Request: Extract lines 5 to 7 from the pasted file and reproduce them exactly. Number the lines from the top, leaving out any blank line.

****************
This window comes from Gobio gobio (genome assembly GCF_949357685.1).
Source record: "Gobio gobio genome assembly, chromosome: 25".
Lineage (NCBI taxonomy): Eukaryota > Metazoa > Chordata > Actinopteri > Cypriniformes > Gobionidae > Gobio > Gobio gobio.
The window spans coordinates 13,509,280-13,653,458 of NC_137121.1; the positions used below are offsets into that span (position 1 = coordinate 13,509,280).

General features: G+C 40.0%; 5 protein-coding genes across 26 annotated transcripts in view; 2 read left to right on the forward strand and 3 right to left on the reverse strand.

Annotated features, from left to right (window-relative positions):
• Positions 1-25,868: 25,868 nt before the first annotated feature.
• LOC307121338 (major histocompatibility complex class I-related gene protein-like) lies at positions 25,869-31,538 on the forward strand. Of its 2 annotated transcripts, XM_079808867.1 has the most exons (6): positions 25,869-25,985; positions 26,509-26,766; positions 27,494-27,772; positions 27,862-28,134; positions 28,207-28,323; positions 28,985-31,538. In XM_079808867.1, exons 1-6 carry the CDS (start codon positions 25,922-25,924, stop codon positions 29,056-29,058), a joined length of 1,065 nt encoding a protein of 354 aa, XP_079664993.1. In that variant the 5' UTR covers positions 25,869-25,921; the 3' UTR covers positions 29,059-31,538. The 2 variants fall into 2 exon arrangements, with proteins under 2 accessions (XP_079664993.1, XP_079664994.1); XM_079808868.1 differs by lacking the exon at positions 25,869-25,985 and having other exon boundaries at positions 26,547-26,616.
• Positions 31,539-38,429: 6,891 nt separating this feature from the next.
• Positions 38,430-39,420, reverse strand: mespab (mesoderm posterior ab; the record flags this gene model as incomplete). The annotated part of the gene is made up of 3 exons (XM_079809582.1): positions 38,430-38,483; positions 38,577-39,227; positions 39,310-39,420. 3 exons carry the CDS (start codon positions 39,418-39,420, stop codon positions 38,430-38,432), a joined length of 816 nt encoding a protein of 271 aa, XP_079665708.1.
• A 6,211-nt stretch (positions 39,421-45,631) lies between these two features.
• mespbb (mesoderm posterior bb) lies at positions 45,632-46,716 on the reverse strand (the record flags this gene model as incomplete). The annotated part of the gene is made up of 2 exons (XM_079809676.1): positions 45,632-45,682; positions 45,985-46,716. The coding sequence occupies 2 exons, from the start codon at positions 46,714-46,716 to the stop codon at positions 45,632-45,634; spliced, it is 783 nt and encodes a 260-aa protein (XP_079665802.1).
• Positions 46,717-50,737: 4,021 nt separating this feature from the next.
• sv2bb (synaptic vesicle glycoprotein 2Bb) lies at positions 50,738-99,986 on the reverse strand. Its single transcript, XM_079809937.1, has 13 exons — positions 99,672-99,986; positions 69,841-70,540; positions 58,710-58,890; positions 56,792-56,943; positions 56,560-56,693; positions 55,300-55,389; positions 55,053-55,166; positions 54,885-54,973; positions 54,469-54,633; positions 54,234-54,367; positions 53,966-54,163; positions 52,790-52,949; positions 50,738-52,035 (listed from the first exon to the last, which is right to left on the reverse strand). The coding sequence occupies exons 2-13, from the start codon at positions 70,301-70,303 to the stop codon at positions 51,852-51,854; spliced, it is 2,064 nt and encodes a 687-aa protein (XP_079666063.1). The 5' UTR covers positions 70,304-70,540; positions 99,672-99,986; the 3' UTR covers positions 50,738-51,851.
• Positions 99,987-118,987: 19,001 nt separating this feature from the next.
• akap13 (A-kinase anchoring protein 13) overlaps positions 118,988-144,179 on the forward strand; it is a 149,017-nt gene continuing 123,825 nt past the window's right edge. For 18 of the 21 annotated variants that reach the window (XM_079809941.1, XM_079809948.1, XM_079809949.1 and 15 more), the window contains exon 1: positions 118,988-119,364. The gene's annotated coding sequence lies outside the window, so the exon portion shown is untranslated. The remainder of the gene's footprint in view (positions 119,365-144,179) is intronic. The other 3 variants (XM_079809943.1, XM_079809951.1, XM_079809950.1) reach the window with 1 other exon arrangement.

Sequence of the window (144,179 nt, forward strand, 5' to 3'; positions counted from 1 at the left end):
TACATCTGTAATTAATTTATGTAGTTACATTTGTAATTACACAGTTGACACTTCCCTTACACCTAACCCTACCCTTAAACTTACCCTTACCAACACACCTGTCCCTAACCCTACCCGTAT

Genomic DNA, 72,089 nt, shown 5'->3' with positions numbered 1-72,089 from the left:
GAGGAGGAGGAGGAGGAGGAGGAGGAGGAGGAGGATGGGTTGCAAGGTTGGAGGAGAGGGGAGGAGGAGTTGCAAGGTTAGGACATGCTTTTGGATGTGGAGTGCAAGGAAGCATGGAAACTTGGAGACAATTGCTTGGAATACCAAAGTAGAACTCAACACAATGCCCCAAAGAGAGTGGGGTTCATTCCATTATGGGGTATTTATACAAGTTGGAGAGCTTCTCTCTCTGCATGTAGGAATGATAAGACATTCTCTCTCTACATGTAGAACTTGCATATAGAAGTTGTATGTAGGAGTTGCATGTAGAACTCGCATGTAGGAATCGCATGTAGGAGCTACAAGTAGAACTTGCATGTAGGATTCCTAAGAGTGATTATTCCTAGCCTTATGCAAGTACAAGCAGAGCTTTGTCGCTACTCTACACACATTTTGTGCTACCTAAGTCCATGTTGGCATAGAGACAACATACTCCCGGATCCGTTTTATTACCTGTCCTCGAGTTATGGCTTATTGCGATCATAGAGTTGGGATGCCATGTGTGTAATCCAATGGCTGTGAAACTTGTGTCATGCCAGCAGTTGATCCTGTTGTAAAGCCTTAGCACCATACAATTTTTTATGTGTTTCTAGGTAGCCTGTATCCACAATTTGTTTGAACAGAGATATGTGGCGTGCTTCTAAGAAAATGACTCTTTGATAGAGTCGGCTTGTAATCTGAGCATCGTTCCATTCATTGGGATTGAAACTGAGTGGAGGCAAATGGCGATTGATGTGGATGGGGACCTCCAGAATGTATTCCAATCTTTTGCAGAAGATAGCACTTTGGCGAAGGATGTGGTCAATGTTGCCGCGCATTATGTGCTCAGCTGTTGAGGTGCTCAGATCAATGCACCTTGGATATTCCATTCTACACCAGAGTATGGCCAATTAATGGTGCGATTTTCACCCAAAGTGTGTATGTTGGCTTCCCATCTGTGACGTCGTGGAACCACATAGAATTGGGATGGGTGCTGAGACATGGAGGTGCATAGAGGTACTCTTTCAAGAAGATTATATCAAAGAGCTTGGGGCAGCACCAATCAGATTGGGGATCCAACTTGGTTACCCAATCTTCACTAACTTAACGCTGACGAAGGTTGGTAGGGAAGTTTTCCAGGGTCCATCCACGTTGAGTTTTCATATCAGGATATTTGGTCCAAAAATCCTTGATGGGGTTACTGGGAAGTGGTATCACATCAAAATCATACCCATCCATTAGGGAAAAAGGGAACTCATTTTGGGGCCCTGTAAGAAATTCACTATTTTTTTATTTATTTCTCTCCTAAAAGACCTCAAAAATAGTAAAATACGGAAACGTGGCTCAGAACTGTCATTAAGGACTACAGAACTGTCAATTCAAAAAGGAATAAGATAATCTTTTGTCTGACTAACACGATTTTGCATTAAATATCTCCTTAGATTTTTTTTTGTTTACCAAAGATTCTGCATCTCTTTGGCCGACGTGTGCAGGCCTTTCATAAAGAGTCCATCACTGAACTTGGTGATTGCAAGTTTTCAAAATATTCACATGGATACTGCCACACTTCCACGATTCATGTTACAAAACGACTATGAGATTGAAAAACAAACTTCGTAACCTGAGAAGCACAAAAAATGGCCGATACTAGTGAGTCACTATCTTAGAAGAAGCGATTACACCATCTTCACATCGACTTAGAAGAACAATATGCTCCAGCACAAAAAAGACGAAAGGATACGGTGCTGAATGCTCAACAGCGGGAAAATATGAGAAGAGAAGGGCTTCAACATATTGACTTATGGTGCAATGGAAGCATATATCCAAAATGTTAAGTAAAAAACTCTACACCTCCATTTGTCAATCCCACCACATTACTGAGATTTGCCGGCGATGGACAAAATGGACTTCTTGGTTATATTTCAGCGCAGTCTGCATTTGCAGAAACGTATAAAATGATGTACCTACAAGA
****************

General features: G+C 40.0%; 5 protein-coding genes across 26 annotated transcripts in view; 2 read left to right on the forward strand and 3 right to left on the reverse strand.

Annotated features, from left to right (window-relative positions):
• Positions 1-25,868: 25,868 nt before the first annotated feature.